In 1909 the UW began offering Middle Eastern language courses to students at what later became the Jackson School of International Studies.
Nearly 100 years later in 2006, the UW's Middle East Center was given the largest award to a public institution from the U.S. Department of Education to a National Resource Center on the Middle East. Now the opportunity to study the Middle East is even larger with the option to minor in Middle East studies as of spring quarter.
The Jackson School has spent the last year constructing a 28- to 30-credit minor that provides students with an in-depth study of the Middle East.
"The UW has a very long history of offering courses [about] the Middle East — we are nationally known," said Resat Kasaba, director of the Jackson School. "We have offered them for a very long time; it makes sense for us to do this."
As one of approximately 10 major institutions that are nationally recognized as major hubs for Middle Eastern studies, the UW already offers an interdisciplinary Ph.D. program in Near and Middle Eastern studies, as well as a graduate program, but has not previously offered such a comprehensive course of study for undergraduates.
"The primary push came from students; it was very clear that there was an interest," Kasaba said. "And given what is happening in the world, I think there will be [continued] interest."
The new minor is made up of courses in international studies as well as anthropology, political science, history, and optional language.
Ph.D. student Yoav Duman is teaching POL S 325 on the Arab-Israeli conflict and is among several offering a course that can now be applied to the new minor.
"Middle East studies can provide students with a basis and understanding of what is actually happening," Duman said. "We need to create workers for NGOs and for policy groups. It's important that this generation has knowledge of what is going on in the Middle East."
According to Duman, the goal of the class is to gain a comprehensive understanding of the conflict, how both sides perceive it, and why certain decisions were made.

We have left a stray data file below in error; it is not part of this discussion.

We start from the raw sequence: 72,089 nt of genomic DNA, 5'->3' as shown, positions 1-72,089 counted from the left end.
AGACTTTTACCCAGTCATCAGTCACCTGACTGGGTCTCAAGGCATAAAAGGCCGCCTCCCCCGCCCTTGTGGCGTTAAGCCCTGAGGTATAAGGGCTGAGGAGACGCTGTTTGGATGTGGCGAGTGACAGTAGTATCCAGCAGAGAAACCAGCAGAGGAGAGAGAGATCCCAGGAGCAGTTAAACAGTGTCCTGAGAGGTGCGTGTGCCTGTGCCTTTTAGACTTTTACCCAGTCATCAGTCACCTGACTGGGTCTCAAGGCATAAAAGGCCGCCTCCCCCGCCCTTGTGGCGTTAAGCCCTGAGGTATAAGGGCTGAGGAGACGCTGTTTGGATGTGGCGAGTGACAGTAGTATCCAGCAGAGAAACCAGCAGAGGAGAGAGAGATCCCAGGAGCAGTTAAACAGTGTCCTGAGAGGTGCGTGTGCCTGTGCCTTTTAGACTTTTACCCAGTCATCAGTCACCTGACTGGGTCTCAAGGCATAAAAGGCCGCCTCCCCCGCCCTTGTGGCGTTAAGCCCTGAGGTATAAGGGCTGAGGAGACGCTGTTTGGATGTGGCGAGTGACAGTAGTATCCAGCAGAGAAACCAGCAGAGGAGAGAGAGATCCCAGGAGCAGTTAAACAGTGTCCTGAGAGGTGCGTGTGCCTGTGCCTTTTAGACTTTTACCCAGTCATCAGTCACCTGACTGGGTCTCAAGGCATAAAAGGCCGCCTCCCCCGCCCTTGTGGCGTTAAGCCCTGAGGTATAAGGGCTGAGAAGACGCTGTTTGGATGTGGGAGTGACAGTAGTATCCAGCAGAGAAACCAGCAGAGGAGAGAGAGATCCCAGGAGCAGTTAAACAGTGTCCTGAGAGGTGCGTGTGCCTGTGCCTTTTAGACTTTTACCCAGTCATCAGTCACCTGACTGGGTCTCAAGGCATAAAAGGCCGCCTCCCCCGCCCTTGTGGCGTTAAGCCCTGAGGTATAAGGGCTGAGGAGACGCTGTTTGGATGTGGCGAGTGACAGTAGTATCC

"There is a lot of bad information out there about the Arab-Israeli conflict and bias in both directions," Duman said. "I try to provide the students with a good, even account of what happened [by] looking at various alternative explanations."
Professor Michael Vicente Perez is also teaching a course within the Middle East studies minor, ANTH 318, on peoples and cultures of the Islamic Middle East.
"I think that there is value in looking at [the region] through anthropology because we look at it differently; we aren't bound to one question," Perez said.
Perez also seeks to get rid of stereotypes and assumptions by giving students the facts and information they need to understand the conflicts and cultures in the Islamic Middle East.
"I just think it's a valuable place as an anthropologist because it is a place that is readily available in the media but so frequently misunderstood," Perez said. "I think it's a great opportunity for students because it's less a question of what Islam is than [of] how it is lived by people, which helps us understand the diversity of Muslims in the world."
Both Duman and Perez agree that the recent events in the Middle East highlight the importance of the region in international politics.
"Both U.S. involvement and the centrality of the Middle East in world politics make it important for people studying international studies and political science to understand this region of the world, which includes so many complexities," Duman said.
The new minor can be declared by students at any time. Those who have already devoted attention to the study of the Middle East may be able to complete the minor requirements by the end of spring quarter.